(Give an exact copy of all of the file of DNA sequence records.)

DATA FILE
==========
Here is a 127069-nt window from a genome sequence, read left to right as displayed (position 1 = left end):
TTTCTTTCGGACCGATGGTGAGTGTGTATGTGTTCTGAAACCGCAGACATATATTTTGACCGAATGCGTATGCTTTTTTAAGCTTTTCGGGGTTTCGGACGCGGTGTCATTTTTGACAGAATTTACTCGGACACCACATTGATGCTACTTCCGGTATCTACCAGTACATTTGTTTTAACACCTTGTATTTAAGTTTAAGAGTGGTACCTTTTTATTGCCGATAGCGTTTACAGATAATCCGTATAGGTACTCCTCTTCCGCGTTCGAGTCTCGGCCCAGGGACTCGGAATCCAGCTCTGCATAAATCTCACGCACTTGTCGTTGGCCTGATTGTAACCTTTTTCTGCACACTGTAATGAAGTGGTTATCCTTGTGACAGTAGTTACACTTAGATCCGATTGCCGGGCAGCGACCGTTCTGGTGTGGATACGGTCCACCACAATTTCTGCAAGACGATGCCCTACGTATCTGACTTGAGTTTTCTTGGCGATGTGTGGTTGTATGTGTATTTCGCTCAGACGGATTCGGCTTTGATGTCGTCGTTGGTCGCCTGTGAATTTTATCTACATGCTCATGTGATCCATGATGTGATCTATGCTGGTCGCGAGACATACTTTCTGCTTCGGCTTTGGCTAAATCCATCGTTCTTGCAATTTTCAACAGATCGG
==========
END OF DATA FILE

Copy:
Here is a 127069-nt window from a genome sequence, read left to right as displayed (position 1 = left end):
TTTCTTTCGGACCGATGGTGAGTGTGTATGTGTTCTGAAACCGCAGACATATATTTTGACCGAATGCGTATGCTTTTTTAAGCTTTTCGGGGTTTCGGACGCGGTGTCATTTTTGACAGAATTTACTCGGACACCACATTGATGCTACTTCCGGTATCTACCAGTACATTTGTTTTAACACCTTGTATTTAAGTTTAAGAGTGGTACCTTTTTATTGCCGATAGCGTTTACAGATAATCCGTATAGGTACTCCTCTTCCGCGTTCGAGTCTCGGCCCAGGGACTCGGAATCCAGCTCTGCATAAATCTCACGCACTTGTCGTTGGCCTGATTGTAACCTTTTTCTGCACACTGTAATGAAGTGGTTATCCTTGTGACAGTAGTTACACTTAGATCCGATTGCCGGGCAGCGACCGTTCTGGTGTGGATACGGTCCACCACAATTTCTGCAAGACGATGCCCTACGTATCTGACTTGAGTTTTCTTGGCGATGTGTGGTTGTATGTGTATTTCGCTCAGACGGATTCGGCTTTGATGTCGTCGTTGGTCGCCTGTGAATTTTATCTACATGCTCATGTGATCCATGATGTGATCTATGCTGGTCGCGAGACATACTTTCTGCTTCGGCTTTGGCTAAATCCATCGTTCTTGCAATTTTCAACAGATCGG